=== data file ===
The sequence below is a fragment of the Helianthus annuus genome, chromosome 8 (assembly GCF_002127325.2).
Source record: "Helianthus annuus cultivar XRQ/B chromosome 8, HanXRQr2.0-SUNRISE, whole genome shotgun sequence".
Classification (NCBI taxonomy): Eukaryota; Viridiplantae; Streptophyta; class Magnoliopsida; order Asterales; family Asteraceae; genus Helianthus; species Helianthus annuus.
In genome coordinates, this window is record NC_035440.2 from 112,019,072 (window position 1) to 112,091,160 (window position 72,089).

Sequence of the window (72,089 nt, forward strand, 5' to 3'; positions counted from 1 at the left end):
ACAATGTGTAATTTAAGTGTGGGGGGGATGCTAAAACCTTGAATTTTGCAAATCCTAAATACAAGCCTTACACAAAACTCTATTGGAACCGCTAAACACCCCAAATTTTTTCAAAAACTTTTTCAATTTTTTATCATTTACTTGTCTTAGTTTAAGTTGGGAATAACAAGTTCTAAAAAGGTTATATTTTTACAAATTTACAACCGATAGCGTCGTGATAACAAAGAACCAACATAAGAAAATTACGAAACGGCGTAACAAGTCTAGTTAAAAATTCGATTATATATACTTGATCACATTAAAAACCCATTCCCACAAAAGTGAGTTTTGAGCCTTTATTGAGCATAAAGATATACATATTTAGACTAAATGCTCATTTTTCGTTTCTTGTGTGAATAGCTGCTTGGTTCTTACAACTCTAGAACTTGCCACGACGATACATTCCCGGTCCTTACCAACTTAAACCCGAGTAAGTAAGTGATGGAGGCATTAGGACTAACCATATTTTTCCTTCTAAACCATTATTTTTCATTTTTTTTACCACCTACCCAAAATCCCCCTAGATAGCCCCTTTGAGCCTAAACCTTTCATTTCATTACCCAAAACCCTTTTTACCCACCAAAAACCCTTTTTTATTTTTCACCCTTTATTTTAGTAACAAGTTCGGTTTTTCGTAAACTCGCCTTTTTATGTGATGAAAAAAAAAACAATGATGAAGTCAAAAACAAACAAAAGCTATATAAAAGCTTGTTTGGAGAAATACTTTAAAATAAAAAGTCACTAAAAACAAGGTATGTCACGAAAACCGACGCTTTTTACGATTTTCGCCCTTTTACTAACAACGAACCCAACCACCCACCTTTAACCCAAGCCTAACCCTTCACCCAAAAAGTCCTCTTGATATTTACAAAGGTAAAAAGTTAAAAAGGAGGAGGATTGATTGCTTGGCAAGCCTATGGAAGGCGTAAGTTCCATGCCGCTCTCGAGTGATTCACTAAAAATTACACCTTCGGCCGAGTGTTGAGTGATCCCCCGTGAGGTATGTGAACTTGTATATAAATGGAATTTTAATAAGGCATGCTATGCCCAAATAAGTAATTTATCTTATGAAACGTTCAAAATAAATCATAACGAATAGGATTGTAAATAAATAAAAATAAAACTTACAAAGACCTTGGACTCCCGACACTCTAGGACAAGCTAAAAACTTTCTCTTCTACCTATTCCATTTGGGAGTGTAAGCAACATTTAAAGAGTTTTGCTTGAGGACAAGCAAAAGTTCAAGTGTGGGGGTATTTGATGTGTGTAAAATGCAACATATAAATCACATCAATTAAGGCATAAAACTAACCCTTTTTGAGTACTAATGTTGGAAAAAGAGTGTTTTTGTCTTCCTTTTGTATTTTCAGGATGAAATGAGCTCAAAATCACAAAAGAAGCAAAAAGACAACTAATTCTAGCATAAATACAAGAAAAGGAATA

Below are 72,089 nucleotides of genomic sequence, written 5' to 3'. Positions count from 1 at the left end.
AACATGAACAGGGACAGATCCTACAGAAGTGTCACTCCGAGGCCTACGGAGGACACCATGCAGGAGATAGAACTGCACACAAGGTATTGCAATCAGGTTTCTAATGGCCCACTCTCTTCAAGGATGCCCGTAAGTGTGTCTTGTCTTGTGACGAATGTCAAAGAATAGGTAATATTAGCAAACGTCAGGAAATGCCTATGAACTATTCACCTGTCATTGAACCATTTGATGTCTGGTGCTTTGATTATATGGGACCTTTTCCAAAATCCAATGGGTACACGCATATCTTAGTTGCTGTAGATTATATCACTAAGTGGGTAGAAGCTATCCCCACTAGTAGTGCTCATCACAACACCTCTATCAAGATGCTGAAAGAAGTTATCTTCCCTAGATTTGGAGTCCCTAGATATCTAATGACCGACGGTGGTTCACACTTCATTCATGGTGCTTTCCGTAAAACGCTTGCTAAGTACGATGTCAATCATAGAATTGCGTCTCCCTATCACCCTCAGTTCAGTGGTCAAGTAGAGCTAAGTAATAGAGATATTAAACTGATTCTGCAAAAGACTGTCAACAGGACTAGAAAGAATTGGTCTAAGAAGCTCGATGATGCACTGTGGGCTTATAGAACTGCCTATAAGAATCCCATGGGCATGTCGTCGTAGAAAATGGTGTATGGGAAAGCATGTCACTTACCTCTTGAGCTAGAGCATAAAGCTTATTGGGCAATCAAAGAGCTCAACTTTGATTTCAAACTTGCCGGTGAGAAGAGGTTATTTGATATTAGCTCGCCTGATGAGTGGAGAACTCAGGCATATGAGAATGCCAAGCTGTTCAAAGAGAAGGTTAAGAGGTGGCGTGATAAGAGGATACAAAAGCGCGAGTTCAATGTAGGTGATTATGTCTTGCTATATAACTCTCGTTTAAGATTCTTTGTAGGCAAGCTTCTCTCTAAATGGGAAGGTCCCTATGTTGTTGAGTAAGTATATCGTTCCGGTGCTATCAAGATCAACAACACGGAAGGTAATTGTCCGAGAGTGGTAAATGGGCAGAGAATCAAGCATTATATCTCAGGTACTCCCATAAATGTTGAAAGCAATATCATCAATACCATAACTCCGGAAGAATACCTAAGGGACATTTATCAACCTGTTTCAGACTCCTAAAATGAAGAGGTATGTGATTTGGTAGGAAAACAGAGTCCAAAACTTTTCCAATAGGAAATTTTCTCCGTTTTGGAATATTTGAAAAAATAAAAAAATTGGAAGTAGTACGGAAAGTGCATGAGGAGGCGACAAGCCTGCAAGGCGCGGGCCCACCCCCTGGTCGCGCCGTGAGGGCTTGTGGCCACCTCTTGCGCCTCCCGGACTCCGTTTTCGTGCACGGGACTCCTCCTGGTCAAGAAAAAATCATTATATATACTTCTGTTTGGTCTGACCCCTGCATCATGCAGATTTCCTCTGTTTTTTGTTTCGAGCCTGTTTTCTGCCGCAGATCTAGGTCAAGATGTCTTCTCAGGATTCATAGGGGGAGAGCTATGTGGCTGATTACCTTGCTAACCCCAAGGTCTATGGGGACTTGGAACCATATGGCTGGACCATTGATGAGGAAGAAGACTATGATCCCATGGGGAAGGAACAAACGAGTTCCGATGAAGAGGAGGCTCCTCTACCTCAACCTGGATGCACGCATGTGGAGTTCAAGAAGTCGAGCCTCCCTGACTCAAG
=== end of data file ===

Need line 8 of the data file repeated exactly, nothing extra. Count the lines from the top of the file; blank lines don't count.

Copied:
AACATGAACAGGGACAGATCCTACAGAAGTGTCACTCCGAGGCCTACGGAGGACACCATGCAGGAGATAGAACTGCACACAAGGTATTGCAATCAGGTTTCTAATGGCCCACTCTCTTCAAGGATGCCCGTAAGTGTGTCTTGTCTTGTGACGAATGTCAAAGAATAGGTAATATTAGCAAACGTCAGGAAATGCCTATGAACTATTCACCTGTCATTGAACCATTTGATGTCTGGTGCTTTGATTATATGGGACCTTTTCCAAAATCCAATGGGTACACGCATATCTTAGTTGCTGTAGATTATATCACTAAGTGGGTAGAAGCTATCCCCACTAGTAGTGCTCATCACAACACCTCTATCAAGATGCTGAAAGAAGTTATCTTCCCTAGATTTGGAGTCCCTAGATATCTAATGACCGACGGTGGTTCACACTTCATTCATGGTGCTTTCCGTAAAACGCTTGCTAAGTACGATGTCAATCATAGAATTGCGTCTCCCTATCACCCTCAGTTCAGTGGTCAAGTAGAGCTAAGTAATAGAGATATTAAACTGATTCTGCAAAAGACTGTCAACAGGACTAGAAAGAATTGGTCTAAGAAGCTCGATGATGCACTGTGGGCTTATAGAACTGCCTATAAGAATCCCATGGGCATGTCGTCGTAGAAAATGGTGTATGGGAAAGCATGTCACTTACCTCTTGAGCTAGAGCATAAAGCTTATTGGGCAATCAAAGAGCTCAACTTTGATTTCAAACTTGCCGGTGAGAAGAGGTTATTTGATATTAGCTCGCCTGATGAGTGGAGAACTCAGGCATATGAGAATGCCAAGCTGTTCAAAGAGAAGGTTAAGAGGTGGCGTGATAAGAGGATACAAAAGCGCGAGTTCAATGTAGGTGATTATGTCTTGCTATATAACTCTCGTTTAAGATTCTTTGTAGGCAAGCTTCTCTCTAAATGGGAAGGTCCCTATGTTGTTGAGTAAGTATATCGTTCCGGTGCTATCAAGATCAACAACACGGAAGGTAATTGTCCGAGAGTGGTAAATGGGCAGAGAATCAAGCATTATATCTCAGGTACTCCCATAAATGTTGAAAGCAATATCATCAATACCATAACTCCGGAAGAATACCTAAGGGACATTTATCAACCTGTTTCAGACTCCTAAAATGAAGAGGTATGTGATTTGGTAGGAAAACAGAGTCCAAAACTTTTCCAATAGGAAATTTTCTCCGTTTTGGAATATTTGAAAAAATAAAAAAATTGGAAGTAGTACGGAAAGTGCATGAGGAGGCGACAAGCCTGCAAGGCGCGGGCCCACCCCCTGGTCGCGCCGTGAGGGCTTGTGGCCACCTCTTGCGCCTCCCGGACTCCGTTTTCGTGCACGGGACTCCTCCTGGTCAAGAAAAAATCATTATATATACTTCTGTTTGGTCTGACCCCTGCATCATGCAGATTTCCTCTGTTTTTTGTTTCGAGCCTGTTTTCTGCCGCAGATCTAGGTCAAGATGTCTTCTCAGGATTCATAGGGGGAGAGCTATGTGGCTGATTACCTTGCTAACCCCAAGGTCTATGGGGACTTGGAACCATATGGCTGGACCATTGATGAGGAAGAAGACTATGATCCCATGGGGAAGGAACAAACGAGTTCCGATGAAGAGGAGGCTCCTCTACCTCAACCTGGATGCACGCATGTGGAGTTCAAGAAGTCGAGCCTCCCTGACTCAAG